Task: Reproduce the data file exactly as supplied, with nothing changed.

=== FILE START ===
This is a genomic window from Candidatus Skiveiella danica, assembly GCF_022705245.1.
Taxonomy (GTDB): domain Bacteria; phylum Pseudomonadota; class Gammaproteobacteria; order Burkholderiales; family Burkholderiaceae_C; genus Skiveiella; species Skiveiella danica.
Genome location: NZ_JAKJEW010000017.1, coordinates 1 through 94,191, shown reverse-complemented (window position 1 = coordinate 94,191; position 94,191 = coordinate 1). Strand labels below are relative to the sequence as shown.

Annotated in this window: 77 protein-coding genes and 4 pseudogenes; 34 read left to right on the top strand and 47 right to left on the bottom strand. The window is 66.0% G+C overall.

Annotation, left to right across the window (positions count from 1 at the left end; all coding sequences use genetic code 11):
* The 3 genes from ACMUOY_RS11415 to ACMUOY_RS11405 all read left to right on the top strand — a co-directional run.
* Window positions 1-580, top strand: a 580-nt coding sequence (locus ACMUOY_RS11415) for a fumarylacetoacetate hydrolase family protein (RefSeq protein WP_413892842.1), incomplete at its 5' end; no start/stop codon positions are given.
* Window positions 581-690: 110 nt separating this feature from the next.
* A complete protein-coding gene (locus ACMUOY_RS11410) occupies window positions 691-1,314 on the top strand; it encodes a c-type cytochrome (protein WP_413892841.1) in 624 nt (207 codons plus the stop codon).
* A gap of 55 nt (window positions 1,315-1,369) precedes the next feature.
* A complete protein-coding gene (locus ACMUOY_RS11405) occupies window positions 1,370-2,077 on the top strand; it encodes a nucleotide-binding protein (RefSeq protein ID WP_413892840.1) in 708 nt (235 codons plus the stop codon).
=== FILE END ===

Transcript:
This is a genomic window from Candidatus Skiveiella danica, assembly GCF_022705245.1.
Taxonomy (GTDB): domain Bacteria; phylum Pseudomonadota; class Gammaproteobacteria; order Burkholderiales; family Burkholderiaceae_C; genus Skiveiella; species Skiveiella danica.
Genome location: NZ_JAKJEW010000017.1, coordinates 1 through 94,191, shown reverse-complemented (window position 1 = coordinate 94,191; position 94,191 = coordinate 1). Strand labels below are relative to the sequence as shown.

Annotated in this window: 77 protein-coding genes and 4 pseudogenes; 34 read left to right on the top strand and 47 right to left on the bottom strand. The window is 66.0% G+C overall.

Annotation, left to right across the window (positions count from 1 at the left end; all coding sequences use genetic code 11):
* The 3 genes from ACMUOY_RS11415 to ACMUOY_RS11405 all read left to right on the top strand — a co-directional run.
* Window positions 1-580, top strand: a 580-nt coding sequence (locus ACMUOY_RS11415) for a fumarylacetoacetate hydrolase family protein (RefSeq protein WP_413892842.1), incomplete at its 5' end; no start/stop codon positions are given.
* Window positions 581-690: 110 nt separating this feature from the next.
* A complete protein-coding gene (locus ACMUOY_RS11410) occupies window positions 691-1,314 on the top strand; it encodes a c-type cytochrome (protein WP_413892841.1) in 624 nt (207 codons plus the stop codon).
* A gap of 55 nt (window positions 1,315-1,369) precedes the next feature.
* A complete protein-coding gene (locus ACMUOY_RS11405) occupies window positions 1,370-2,077 on the top strand; it encodes a nucleotide-binding protein (RefSeq protein ID WP_413892840.1) in 708 nt (235 codons plus the stop codon).